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Former Arkansas Gov. Asa Hutchinson formally announces presidential bid

Hutchinson leveled a series of criticisms at the Biden administration in announcing his run for the GOP nomination next year.
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Former Arkansas Gov. Asa Hutchinson formally announced his 2024 presidential campaign Wednesday with a series of criticisms of the Biden administration as he outlined his policy plans, saying he would get the “economy back on track” if he is elected.

“The Biden administration has turned its back on the American worker,” Hutchinson, a Republican, said in Bentonville, Arkansas. “To turn our economy around we have to stop the 'break-the-bank' federal spending that has led to high inflation and rising interest rates.

“Every hard-working American family gets a double hit from the Biden economy,” he added. “Their paycheck doesn’t go as far, and they are paying more on car loans and credit card debt because of the high interest rates. That is not acceptable.”

Hutchinson said the Biden administration’s decision to withdraw U.S. troops from Afghanistan in 2021 was a “disastrous” move that “left our friends abandoned and our allies confused.”

“America looked weak, and that weakness was seen as an opportunity for Russia to invade Ukraine and then for China to threaten and be aggressive toward Taiwan,” he said. “Let me assure you that as president, I will bring out the best of America. ... We will stand with our allies and friends. We will not abandon our friends in times of need.”

Hutchinson argued that the Biden administration has not been tough enough on crime, accusing it of “a flagrant disrespect for human dignity and the rule of law.”

Arkansas Gov. Asa Hutchinson in Washington on June 22, 2021.
Arkansas Gov. Asa Hutchinson in Washington on June 22, 2021.Tom Williams / CQ-Roll Call via AP file

Although he did not appear to refer to former President Donald Trump, who announced his 2024 presidential bid late last year, Hutchinson seemed to eschew the isolationist approach Trump took to foreign policy.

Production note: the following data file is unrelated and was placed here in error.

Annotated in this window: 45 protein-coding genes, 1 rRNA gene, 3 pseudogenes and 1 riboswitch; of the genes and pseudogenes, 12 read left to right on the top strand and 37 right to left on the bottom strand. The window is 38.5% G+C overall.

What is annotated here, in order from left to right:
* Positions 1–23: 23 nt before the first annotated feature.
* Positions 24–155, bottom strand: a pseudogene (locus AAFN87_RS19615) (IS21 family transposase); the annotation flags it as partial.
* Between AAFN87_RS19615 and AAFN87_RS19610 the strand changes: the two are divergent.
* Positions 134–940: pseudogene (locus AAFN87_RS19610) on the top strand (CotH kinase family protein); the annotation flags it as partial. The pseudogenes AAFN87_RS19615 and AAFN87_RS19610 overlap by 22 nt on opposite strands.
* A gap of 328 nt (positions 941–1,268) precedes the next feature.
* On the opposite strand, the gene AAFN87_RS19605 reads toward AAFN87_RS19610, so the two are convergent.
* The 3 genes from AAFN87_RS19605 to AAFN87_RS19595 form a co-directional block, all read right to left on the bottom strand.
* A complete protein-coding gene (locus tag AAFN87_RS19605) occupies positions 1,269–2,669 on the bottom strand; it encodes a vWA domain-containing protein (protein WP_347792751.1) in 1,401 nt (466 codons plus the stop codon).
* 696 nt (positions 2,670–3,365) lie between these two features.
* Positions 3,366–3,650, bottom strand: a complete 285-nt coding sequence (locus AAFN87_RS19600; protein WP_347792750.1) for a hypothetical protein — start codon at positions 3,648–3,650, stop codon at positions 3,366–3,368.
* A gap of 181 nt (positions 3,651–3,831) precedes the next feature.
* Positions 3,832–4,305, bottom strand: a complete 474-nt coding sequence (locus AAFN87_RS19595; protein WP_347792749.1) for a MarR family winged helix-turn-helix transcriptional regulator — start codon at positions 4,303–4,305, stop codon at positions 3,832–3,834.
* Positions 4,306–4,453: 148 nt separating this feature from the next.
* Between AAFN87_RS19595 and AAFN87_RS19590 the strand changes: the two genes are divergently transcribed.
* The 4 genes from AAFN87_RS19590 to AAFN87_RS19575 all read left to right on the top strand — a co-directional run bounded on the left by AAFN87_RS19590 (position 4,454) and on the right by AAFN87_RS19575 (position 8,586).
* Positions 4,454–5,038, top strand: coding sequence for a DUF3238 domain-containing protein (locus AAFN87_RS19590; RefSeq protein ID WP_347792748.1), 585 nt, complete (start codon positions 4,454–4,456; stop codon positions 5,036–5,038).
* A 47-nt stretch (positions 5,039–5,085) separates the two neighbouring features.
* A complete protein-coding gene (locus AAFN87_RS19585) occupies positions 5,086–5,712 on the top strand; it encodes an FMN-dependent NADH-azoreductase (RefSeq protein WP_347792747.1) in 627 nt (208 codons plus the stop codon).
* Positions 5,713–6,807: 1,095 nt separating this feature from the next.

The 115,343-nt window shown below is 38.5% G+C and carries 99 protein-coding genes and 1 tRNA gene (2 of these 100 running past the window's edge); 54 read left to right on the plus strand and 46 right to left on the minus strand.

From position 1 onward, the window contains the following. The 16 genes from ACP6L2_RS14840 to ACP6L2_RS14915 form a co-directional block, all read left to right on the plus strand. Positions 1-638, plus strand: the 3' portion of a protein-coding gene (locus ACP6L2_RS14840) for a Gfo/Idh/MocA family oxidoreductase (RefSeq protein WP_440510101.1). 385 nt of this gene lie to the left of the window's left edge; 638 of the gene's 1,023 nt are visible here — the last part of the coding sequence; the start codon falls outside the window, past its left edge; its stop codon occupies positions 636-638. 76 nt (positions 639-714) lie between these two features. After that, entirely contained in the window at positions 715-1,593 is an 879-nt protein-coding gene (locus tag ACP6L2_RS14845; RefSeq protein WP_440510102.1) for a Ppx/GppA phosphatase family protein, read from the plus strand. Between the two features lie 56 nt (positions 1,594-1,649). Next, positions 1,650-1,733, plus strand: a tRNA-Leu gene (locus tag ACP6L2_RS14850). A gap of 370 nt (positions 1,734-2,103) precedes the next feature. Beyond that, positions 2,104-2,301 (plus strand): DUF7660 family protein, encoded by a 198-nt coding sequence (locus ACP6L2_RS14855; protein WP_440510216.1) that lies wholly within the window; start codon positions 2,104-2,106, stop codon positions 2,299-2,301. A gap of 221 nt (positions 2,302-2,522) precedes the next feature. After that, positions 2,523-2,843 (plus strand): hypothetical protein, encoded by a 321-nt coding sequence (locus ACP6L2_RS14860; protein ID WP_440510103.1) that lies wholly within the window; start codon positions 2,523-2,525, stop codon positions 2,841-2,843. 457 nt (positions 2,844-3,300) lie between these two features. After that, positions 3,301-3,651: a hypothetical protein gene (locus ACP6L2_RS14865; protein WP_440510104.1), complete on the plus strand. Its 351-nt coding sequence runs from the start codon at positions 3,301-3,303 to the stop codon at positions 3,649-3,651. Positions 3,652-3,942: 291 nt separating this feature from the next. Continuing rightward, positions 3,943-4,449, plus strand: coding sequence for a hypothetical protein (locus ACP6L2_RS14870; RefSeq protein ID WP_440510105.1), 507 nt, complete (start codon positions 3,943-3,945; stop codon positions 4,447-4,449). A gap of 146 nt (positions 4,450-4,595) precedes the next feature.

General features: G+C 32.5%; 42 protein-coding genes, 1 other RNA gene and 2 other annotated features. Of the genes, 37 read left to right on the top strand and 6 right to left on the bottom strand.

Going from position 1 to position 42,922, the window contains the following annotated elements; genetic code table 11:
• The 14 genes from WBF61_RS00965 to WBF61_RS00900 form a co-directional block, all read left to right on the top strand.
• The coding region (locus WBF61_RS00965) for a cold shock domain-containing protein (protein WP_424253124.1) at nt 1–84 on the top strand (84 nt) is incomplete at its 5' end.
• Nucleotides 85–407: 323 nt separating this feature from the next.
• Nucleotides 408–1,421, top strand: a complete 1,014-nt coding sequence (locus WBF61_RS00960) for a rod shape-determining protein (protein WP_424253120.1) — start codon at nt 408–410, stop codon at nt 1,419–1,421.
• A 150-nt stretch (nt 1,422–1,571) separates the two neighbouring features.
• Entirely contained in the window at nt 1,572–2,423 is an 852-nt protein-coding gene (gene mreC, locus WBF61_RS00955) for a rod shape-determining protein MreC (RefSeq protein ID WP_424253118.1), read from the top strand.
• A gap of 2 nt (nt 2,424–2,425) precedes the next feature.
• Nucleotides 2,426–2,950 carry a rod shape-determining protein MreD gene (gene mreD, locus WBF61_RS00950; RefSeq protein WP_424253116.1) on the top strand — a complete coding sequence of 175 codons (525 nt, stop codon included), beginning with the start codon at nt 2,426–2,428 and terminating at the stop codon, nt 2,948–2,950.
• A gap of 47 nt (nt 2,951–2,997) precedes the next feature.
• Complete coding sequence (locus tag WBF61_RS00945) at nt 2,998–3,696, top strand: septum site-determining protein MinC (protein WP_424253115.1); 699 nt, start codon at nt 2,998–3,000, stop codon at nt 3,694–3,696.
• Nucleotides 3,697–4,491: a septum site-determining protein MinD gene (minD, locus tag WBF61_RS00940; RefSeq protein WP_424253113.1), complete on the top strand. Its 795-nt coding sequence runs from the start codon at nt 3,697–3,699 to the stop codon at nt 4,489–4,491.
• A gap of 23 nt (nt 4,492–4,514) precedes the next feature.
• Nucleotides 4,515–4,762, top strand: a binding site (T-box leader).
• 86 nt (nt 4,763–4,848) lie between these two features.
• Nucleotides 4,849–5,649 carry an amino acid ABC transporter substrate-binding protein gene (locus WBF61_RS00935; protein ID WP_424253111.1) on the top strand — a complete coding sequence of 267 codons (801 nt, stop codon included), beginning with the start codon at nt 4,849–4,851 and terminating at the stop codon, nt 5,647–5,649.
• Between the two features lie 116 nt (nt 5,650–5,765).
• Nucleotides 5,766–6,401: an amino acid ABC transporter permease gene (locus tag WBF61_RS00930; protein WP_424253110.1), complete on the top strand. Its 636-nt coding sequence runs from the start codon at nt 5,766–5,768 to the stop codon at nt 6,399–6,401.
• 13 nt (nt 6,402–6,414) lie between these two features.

“There are some who want the U.S. to disengage from the world and to isolate ourselves," he said. "Isolationism only leads to weakness, and weakness leads to war. Americans want peace, and the best way to secure and preserve peace is to have the most prepared military in the world."

Hutchinson also appeared to take aim at Republican governors Ron DeSantis of Florida, who is expected to launch a bid for the GOP presidential nomination, and Greg Abbott of Texas.

“When I had pressure from Washington and the national media to shelter in place, I said ‘no,’” Hutchinson said, referring to Covid-19 restrictions, which DeSantis and Abbott also pushed back against. “And the result was that our businesses survived and we had more days of in-classroom instruction during the pandemic than almost any other state. Yes, that’s right ... we beat Florida and Texas!”

Hutchinson, 72, left office in January after eight years as governor. He has emerged as a vocal critic of Trump in recent months, decrying another Trump presidential nomination as the “worst scenario” for Republicans that would be likely to benefit President Joe Biden’s chances of winning re-election next year.

Hutchinson has been a prominent figure in Arkansas politics since the 1980s, when the state was predominantly Democratic. When he was in Congress, he was one of the House managers prosecuting the impeachment case against President Bill Clinton.

Hutchinson also served in the administration of President George W. Bush as head of the Drug Enforcement Administration and an undersecretary of homeland security.

Throughout his speech, Hutchinson touted his leadership record as he positioned himself as a Republican who has “continued to fight the establishment.” He noted a time when he assisted an FBI hostage rescue team in negotiating the surrender of an armed terrorist group, his support of law enforcement and opposition to defunding it, and his commitment to ensuring the stability of Social Security and Medicare.

Hutchinson said on ABC’s “This Week" this month that he would run for president. Shortly after he left office, he told NBC News he was “absolutely” considering it.

Hutchinson enters a growing field for the GOP presidential nomination that includes Trump; former South Carolina Gov. Nikki Haley, who was the U.S. ambassador to the United Nations in the Trump administration; entrepreneur Vivek Ramaswamy; and conservative talk radio host Larry Elder.